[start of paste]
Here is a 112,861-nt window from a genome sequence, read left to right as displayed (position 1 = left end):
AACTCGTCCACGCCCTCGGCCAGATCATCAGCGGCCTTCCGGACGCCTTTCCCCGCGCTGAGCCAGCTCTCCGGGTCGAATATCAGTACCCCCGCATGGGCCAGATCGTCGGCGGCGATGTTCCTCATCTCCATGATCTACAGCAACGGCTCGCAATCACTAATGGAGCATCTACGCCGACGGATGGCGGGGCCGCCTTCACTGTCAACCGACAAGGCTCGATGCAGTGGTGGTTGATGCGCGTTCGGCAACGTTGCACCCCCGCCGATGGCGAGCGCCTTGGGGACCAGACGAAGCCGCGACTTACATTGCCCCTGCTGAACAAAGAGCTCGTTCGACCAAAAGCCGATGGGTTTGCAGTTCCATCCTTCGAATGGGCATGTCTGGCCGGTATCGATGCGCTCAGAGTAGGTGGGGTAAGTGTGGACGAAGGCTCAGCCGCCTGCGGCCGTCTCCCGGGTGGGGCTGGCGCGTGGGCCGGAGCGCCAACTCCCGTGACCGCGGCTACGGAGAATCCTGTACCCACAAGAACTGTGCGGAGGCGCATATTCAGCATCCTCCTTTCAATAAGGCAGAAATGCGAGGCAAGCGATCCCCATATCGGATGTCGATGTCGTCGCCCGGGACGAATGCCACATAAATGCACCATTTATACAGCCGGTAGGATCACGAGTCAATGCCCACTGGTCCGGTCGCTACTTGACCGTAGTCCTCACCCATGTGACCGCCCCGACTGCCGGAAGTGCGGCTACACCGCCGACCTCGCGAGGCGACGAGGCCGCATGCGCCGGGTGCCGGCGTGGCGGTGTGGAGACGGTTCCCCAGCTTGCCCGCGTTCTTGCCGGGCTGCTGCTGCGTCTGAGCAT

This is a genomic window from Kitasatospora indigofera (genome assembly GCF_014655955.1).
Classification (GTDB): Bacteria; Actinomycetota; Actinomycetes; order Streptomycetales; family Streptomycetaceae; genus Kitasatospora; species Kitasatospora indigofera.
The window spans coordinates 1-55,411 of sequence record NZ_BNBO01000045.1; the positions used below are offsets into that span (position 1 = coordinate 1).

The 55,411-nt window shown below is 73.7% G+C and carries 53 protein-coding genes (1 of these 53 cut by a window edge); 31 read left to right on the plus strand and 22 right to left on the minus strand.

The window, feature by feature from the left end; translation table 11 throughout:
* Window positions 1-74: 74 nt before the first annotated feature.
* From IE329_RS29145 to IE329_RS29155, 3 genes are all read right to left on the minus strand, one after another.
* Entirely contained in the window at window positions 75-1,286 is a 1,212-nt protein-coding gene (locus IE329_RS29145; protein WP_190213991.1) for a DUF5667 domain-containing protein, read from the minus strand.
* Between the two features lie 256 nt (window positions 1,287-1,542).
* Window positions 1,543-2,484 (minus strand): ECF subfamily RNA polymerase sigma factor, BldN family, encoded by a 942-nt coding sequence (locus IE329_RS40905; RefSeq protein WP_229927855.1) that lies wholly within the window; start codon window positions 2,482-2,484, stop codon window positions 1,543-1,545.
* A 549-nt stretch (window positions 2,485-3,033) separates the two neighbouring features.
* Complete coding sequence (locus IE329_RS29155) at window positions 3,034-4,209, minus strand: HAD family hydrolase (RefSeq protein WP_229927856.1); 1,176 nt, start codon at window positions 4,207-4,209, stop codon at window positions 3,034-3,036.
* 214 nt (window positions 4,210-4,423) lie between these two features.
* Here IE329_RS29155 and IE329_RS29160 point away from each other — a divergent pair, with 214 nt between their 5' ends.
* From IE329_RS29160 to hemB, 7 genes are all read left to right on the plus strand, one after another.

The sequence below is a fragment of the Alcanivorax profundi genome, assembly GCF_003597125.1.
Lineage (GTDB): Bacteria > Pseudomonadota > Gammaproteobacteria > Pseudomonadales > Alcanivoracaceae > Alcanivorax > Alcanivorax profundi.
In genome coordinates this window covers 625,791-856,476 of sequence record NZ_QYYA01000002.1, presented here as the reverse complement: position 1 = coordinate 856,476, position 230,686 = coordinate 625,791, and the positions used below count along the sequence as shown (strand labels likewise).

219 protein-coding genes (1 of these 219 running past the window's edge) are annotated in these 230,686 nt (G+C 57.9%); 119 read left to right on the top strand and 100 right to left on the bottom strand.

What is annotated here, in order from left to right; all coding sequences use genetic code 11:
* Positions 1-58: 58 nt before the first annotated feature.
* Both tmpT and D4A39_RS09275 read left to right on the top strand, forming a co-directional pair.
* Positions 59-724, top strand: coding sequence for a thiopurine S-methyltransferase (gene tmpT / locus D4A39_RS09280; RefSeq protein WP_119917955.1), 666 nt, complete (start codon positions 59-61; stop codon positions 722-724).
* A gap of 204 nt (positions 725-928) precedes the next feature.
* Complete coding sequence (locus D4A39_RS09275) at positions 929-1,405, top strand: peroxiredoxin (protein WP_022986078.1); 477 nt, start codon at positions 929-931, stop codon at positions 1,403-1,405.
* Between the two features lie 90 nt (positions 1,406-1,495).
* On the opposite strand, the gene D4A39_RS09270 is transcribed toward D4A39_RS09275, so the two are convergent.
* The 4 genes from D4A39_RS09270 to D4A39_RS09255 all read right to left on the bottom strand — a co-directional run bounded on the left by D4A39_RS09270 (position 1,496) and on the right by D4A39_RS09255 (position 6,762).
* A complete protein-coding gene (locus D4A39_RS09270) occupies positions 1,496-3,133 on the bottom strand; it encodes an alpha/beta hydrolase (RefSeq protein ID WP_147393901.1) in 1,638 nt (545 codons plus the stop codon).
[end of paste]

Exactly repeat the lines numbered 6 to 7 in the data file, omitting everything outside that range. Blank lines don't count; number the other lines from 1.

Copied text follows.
The 55,411-nt window shown below is 73.7% G+C and carries 53 protein-coding genes (1 of these 53 cut by a window edge); 31 read left to right on the plus strand and 22 right to left on the minus strand.

The window, feature by feature from the left end; translation table 11 throughout: